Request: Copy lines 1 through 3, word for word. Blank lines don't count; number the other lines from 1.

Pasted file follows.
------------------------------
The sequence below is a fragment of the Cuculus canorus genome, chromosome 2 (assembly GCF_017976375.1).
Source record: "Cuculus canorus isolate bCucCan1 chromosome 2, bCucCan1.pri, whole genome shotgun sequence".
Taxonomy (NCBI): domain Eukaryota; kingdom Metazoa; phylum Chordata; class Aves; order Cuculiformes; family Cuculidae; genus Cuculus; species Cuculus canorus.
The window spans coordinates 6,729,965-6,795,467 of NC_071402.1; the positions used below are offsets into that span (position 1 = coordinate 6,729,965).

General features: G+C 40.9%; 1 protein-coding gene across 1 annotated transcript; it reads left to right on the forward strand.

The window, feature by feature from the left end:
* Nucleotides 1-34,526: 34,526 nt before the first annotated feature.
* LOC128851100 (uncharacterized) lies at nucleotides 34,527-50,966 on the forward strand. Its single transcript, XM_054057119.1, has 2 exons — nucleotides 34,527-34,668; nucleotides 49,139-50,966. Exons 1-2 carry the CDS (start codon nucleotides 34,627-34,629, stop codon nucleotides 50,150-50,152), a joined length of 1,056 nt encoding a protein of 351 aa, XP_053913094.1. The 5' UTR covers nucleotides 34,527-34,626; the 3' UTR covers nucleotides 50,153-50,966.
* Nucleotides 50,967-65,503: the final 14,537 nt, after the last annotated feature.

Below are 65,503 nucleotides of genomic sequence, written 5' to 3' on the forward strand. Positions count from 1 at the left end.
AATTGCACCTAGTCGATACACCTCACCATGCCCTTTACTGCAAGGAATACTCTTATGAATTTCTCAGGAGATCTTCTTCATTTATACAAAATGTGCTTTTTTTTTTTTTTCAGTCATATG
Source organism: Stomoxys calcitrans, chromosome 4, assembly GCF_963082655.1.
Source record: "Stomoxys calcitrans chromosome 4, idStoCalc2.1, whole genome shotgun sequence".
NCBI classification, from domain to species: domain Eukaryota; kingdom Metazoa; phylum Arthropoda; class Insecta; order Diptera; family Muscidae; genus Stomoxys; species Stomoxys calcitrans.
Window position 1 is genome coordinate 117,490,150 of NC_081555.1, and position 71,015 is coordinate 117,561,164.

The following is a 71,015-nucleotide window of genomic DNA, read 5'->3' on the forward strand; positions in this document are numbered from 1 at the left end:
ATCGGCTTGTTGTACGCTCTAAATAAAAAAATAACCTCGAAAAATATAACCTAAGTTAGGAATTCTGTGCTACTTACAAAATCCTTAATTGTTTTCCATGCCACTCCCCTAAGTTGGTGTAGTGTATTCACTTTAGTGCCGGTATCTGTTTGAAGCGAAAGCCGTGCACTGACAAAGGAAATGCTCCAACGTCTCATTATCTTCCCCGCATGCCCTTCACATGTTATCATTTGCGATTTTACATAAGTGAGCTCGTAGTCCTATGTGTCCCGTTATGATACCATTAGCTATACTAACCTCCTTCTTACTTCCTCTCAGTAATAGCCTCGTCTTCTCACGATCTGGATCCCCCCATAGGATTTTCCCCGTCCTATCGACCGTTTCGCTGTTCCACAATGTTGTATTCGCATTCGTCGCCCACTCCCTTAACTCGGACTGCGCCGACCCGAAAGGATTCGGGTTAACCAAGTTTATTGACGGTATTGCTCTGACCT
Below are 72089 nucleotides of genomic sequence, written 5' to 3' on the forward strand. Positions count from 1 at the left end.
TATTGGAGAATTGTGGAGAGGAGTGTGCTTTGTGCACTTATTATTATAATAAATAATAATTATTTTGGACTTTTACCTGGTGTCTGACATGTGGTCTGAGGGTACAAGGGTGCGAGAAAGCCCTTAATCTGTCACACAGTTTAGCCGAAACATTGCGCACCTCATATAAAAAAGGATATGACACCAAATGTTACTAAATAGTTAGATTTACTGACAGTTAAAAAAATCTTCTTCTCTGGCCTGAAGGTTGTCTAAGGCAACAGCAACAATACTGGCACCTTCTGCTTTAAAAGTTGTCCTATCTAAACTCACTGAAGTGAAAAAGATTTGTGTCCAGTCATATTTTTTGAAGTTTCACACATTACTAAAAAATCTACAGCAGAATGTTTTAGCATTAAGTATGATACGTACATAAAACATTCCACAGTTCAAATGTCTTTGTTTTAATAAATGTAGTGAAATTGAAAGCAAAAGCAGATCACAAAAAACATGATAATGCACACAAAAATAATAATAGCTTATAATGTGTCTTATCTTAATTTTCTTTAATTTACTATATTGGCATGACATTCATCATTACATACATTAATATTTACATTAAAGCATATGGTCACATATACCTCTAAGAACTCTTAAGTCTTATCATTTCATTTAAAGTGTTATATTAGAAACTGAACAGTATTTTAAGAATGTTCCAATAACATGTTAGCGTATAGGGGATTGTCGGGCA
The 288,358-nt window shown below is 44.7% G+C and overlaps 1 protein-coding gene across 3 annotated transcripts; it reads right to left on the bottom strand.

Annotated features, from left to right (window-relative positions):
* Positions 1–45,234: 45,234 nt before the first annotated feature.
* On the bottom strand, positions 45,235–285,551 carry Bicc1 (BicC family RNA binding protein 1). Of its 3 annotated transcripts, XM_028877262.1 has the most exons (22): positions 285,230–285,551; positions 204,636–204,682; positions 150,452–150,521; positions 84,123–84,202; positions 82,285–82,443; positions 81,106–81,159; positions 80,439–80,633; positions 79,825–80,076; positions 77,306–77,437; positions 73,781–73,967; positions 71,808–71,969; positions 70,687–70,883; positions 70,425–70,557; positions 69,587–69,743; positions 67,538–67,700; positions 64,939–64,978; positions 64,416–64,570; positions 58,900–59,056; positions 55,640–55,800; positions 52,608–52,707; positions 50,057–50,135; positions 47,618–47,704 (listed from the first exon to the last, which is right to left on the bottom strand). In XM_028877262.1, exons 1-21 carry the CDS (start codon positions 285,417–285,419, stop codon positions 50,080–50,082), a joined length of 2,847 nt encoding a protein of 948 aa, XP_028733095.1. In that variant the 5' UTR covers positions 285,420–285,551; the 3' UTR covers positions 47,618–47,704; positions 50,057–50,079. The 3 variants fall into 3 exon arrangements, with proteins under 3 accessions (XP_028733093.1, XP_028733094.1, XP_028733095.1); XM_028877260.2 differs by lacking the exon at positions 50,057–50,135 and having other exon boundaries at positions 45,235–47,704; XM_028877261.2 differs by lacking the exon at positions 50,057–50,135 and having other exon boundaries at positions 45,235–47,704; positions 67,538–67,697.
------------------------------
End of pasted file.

The sequence below is a fragment of the Cuculus canorus genome, chromosome 2 (assembly GCF_017976375.1).
Source record: "Cuculus canorus isolate bCucCan1 chromosome 2, bCucCan1.pri, whole genome shotgun sequence".
Taxonomy (NCBI): domain Eukaryota; kingdom Metazoa; phylum Chordata; class Aves; order Cuculiformes; family Cuculidae; genus Cuculus; species Cuculus canorus.